In 2006 the EU made 12 proposals to the Belarusian authorities concerning normalization of relations. This included democratic elections, freedom of information and press, an end to political harassment and imprisonment, legalization of civil society and ending its repression, proper judicial system based on rule of law, rights of unions, minorities and abolition of the death penalty. This list was created not only for teasing Lukashenka but as a support to the suppressed citizens living under his dictatorship. It was not in order to isolate Belarus, but for relations to be build under a clear understanding of the value base of the EU and international community.
So why is Solana not continuing this line of value based dialogue? Even if he met up with representatives of the opposition and the civil society he stated that EU relations with other countries are made on a no-terms basis, clearly leaving the EU 12 point-demands behind.
We have to be mindful in Europe that such a weak stand from our side has the effect to legitimize Lukashenka’s regime, which will be able to show “good relations” with EU and “respect from the international community” on the success list of his regime. In a country where state propaganda and severely limited free press and information (Belarus is among the 10 worst countries in the world to act for journalists) guarantees that there is a majority of population actually in favor of the regime, international recognition severely weakens the possibility of the opposition to work.
EU should continue a dialogue but never stop putting the spotlight on the grave misconducts of the the regime
In JEF we got a good example exactly how this legitimization process work in practice when a Russian activist asked us right after Solana’s visit how we could do our yearly JEF Belarus action “now” in the light of a “positive relationship” between EU and Lukashenka. EU recognition of Lukashenka, shown by the uncritical stand, apparently made all democracy advocacy illegitimate! In JEF we have instead said that we will do our symbolic action where Europe’s statutes get gauged for one night, 18-19 March, every year until the dictatorship falls. Last year youth in over 80 cities joined in to show Belarus civil society that they have our support and that we will continue to put the spotlight on their situation until the day they are free. EU should take on the same approach – continue a dialogue but never stop putting the spotlight on the grave misconducts of the regime.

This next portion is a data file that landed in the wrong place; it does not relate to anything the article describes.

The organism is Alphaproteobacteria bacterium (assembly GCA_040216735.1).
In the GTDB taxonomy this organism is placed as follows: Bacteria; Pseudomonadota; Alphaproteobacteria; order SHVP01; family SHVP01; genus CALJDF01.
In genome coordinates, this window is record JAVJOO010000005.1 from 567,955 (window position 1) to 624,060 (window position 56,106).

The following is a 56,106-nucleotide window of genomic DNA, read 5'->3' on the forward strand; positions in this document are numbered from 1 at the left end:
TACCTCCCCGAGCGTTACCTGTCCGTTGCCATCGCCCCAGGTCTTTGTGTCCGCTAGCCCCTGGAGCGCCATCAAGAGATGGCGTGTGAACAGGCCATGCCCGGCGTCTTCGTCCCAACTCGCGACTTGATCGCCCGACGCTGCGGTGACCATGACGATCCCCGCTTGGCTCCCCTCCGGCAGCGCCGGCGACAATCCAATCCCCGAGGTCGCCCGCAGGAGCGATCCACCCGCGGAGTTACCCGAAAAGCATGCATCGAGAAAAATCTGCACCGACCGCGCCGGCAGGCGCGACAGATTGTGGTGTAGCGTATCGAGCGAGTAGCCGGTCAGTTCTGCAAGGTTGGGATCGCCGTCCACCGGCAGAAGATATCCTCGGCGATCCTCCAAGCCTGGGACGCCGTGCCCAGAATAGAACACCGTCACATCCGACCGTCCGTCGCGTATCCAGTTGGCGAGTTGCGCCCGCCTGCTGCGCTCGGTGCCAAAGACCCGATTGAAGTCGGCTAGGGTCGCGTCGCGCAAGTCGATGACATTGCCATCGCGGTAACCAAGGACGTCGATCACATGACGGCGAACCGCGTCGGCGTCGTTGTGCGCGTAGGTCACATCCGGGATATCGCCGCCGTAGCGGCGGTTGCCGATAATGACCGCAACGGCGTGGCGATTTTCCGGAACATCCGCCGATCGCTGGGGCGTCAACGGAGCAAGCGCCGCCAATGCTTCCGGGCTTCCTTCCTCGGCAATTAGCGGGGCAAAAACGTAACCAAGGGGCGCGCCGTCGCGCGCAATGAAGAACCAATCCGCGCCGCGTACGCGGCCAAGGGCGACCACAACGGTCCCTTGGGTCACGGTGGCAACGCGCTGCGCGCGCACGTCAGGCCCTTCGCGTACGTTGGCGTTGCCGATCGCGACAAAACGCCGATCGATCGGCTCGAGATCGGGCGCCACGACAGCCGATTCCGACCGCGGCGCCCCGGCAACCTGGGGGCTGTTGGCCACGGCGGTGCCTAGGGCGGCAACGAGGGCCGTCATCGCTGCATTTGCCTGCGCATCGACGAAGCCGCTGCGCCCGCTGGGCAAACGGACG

A few weeks ago Belarus and Russia signed an agreement to set up a joint missile defense system along the border of Belarus towards Europe. At the same time Russia is promising Lukashenka renewed loans and a cheaper energy supply then any of the other former Soviet states. In light of a stronger and increasingly aggressive Russia, along the close partnership of Belarus and Russia, EU should pay full attention to the democratization process inside Belarus for its own security interests. But above all EU should back up its initial 12 demands towards Lukashenka’s regime in order to guarantee all Europeans democracy, dignity and freedom.
Instead of smiling handshakes the EU needs to take real actions – easing visa regime towards civil society from Belarus to enter EU as well as re-imposing the travel ban of Lukashenka and co. should form part of this strategy. A continuous dialogue between EU and Belarus is important – but lets make sure it does not only include energy and economics but human rights as well.